Obituary: Maxine Stuart

Actress Maxine Stuart (b. Maxine Shlivek 1918) died on June 6. Stuart may have been best known for her role of General Hospital, but she also appeared on Peyton Place, The Rousters, and Chicago Hope. She appeared in the “Eye of the Beholder” episode of The Twilight Zone and “The Man Who Was Never Born” episode of The Outer Limits. In the 1960s, she was friends with Helene Hanff, author of 84 Charring Cross Road and was portrayed in the film version by Jean De Baer.

Lambda Winners

The Lambda Award winners of LGBTQ fiction, were announced in New York on June 3. The following three categories had winners of genre interest.

  • LGBT Science Fiction/Fantasy/Horror: Green Thumb, by Tom Cardamone
  • LGBT Anthology: No Straight Lines: Four Decades of Queer Comics, Edited by Justin Hall
  • LGBT Children’s/Young Adult: Aristotle and Dante Discover the Secrets of the Universe, by Benjamin Alire Saenz

For more information…

The Wookiee Wins

Actor Peter Mayhew, who is best known for his role as Chewbacca in the Star Wars films, was recently stopped at a TSA inspection site at Denver and had his cane, designed to look like a light saber, examined by TSA Agents. According to the TSA, the cane deserved special attention because it was heavier than a standard cane. The cane was released back to Mayhew within five minutes, according to a TSA spokesperson.

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Obituary: Thomas Cockcroft

New Zealand Fan and bibliographer Thomas George Cockcroft (b.1926) died on April 12. Cockcroft published an index to the Weird Fiction Magazines in 1962 under the name T. G. L. Cockcroft. Cockcroft also wrote for fanzines and other magazines and corresponded with fans of weird fiction from around the world.

Obituary: Eileen Tuuri

Fan Eileen Tuuri (b.1959) died on April 30. Tuuri was active in Arizona and Canadian fandom and a frequent attendee at Westercon. She had a love of Star Wars, which drew her to fandom, and costuming. She also used her creative streak to knit and make dollhouse furniture.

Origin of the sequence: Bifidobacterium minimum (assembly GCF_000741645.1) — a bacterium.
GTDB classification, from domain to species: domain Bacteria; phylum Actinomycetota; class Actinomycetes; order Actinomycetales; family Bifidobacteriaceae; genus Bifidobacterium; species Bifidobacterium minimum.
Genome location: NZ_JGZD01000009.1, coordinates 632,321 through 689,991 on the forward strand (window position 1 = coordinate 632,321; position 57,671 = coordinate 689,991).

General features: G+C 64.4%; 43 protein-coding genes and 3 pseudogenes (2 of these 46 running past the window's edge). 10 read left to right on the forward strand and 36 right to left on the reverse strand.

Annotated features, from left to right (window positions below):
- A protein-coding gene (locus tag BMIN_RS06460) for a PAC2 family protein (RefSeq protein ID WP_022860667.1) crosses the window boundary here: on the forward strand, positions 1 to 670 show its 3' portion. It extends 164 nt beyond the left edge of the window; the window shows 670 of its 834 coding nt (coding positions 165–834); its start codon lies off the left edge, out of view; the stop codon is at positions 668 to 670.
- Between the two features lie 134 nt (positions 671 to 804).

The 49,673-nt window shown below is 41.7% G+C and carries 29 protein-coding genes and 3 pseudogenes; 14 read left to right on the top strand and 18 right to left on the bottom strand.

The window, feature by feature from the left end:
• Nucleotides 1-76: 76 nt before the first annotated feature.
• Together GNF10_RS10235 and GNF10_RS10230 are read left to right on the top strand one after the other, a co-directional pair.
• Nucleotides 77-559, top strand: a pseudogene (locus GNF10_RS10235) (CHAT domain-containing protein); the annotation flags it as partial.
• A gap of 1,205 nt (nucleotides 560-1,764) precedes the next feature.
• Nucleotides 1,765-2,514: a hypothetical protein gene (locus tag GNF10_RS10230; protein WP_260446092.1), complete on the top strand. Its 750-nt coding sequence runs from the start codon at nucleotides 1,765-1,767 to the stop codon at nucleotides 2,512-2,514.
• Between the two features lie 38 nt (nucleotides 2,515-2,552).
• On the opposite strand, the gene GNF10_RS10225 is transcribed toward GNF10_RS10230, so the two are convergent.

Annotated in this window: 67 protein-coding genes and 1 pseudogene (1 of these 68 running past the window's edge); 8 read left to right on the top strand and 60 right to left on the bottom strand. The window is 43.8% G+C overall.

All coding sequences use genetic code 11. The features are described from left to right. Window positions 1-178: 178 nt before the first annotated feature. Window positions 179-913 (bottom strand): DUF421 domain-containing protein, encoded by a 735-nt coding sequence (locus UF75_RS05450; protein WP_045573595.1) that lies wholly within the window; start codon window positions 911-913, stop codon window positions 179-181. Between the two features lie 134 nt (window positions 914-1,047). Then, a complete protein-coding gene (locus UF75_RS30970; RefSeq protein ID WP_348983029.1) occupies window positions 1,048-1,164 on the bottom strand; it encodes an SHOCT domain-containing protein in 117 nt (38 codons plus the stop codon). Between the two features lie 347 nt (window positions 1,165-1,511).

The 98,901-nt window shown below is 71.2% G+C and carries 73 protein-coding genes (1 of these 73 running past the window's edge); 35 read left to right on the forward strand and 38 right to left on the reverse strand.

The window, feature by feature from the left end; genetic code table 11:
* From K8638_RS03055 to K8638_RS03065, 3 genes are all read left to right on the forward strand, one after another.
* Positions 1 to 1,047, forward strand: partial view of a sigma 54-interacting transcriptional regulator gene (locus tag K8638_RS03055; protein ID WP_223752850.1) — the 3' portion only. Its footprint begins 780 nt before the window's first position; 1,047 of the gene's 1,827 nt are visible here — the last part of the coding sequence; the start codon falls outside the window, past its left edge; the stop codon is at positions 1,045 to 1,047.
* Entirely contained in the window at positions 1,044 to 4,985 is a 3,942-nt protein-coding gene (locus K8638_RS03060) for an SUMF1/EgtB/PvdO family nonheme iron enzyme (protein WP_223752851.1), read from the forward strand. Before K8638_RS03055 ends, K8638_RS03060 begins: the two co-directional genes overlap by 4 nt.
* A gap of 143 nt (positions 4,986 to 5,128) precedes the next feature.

Obituary: Iain M. Banks

Author Iain M. Banks (b.1954) died on June 9. Banks was diagnosed with terminal cancer at the beginning of April. Banks began publishing in 1984 with the novel The Wasp Factory and over several years published the Culture novels. His first science fiction novel, Consider Phlebas, was published in 1987. Banks won ther British Science Fiction Award for his novels Feersum Endjinn and Excession. He was announced as the Guest of Honor for Loncon 3. His final novel, The Quarry, will be published later this month.

Actress Charged in Ricin Attack

Actress Shannon Richardson, who also goes by the name Shannon Guess, has been charged in mailing ricin to President Obama, Mayor Bloomberg, and a gun-control group Bloomberg is involved with. Richardson originally called the FBI to inform that that her estranged husband had sent the ricin, but she was taken into custody recently and has apparently admitted to sending it herself. Richardson has appeared in episodes of The Vampire Diaries and The Walking Dead.

For more information…

Rabe Resigns

Jean Rabe has resigned as the editor of SFWA Bulletin. Rabe joined the Bulletin as its business manager during Russell Davis’s tenure and was promoted to editor after John Scalzi was elected president. Her resignation comes on the heels of a series of controversies concerning content of four consecutive issues. Even before Rabe resigned, Scalzi announced the formation of a task force to look at the Bulletin‘s content and purpose.

Obituary: John A. Ware

Agent John A. Ware (b. c.1942) died on April 27. He began his career as an editor at Doubleday for eight years before joining Curtis Brown as an agent. He left Curtis Brown in 1978 and formed his own agency, The John A. Ware Agency, which represented Tony Daniel and Jack Womack. Some of his non-fiction authors include Jon Krakauer and Jennifer Niven. While at Doubleday, Ware taught an industry-wide editorial workshop at NYU for seven years.

Obituary: Hugh Daniel

Fan Hugh Daniel died on June 3 of an apparent heart attack. Daniel had a strong interest in spaceflight and working in computers, trying to bring the future closer to the present. He worked on Project Xanadu, the first hypertext and helped set up the WELL. His interest in spaceflight led him to briefly work for Starstruck, which built three rockets and successfully launched one suborbitally. He was the fan guest of honor at Windycon 38 in 2011.